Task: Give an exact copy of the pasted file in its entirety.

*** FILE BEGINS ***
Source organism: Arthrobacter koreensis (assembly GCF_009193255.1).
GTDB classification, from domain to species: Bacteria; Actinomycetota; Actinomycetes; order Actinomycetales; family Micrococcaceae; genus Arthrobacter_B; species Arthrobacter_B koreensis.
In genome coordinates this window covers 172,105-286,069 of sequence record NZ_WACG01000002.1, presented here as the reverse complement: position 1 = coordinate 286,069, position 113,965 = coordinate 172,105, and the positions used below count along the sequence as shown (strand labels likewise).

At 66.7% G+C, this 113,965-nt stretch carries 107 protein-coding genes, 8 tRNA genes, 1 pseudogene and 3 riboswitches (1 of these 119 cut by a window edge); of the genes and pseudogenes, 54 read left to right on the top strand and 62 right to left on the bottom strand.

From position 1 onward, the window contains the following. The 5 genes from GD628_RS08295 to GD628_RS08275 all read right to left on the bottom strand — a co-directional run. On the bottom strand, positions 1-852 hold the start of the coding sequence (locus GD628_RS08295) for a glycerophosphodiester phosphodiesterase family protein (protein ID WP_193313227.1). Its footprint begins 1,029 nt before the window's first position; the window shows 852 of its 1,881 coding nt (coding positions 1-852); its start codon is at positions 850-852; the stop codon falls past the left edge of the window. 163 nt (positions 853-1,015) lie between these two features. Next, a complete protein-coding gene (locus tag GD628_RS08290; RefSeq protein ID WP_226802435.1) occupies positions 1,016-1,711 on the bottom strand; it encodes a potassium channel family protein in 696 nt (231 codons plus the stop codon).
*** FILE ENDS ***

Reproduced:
Source organism: Arthrobacter koreensis (assembly GCF_009193255.1).
GTDB classification, from domain to species: Bacteria; Actinomycetota; Actinomycetes; order Actinomycetales; family Micrococcaceae; genus Arthrobacter_B; species Arthrobacter_B koreensis.
In genome coordinates this window covers 172,105-286,069 of sequence record NZ_WACG01000002.1, presented here as the reverse complement: position 1 = coordinate 286,069, position 113,965 = coordinate 172,105, and the positions used below count along the sequence as shown (strand labels likewise).

At 66.7% G+C, this 113,965-nt stretch carries 107 protein-coding genes, 8 tRNA genes, 1 pseudogene and 3 riboswitches (1 of these 119 cut by a window edge); of the genes and pseudogenes, 54 read left to right on the top strand and 62 right to left on the bottom strand.

From position 1 onward, the window contains the following. The 5 genes from GD628_RS08295 to GD628_RS08275 all read right to left on the bottom strand — a co-directional run. On the bottom strand, positions 1-852 hold the start of the coding sequence (locus GD628_RS08295) for a glycerophosphodiester phosphodiesterase family protein (protein ID WP_193313227.1). Its footprint begins 1,029 nt before the window's first position; the window shows 852 of its 1,881 coding nt (coding positions 1-852); its start codon is at positions 850-852; the stop codon falls past the left edge of the window. 163 nt (positions 853-1,015) lie between these two features. Next, a complete protein-coding gene (locus tag GD628_RS08290; RefSeq protein ID WP_226802435.1) occupies positions 1,016-1,711 on the bottom strand; it encodes a potassium channel family protein in 696 nt (231 codons plus the stop codon).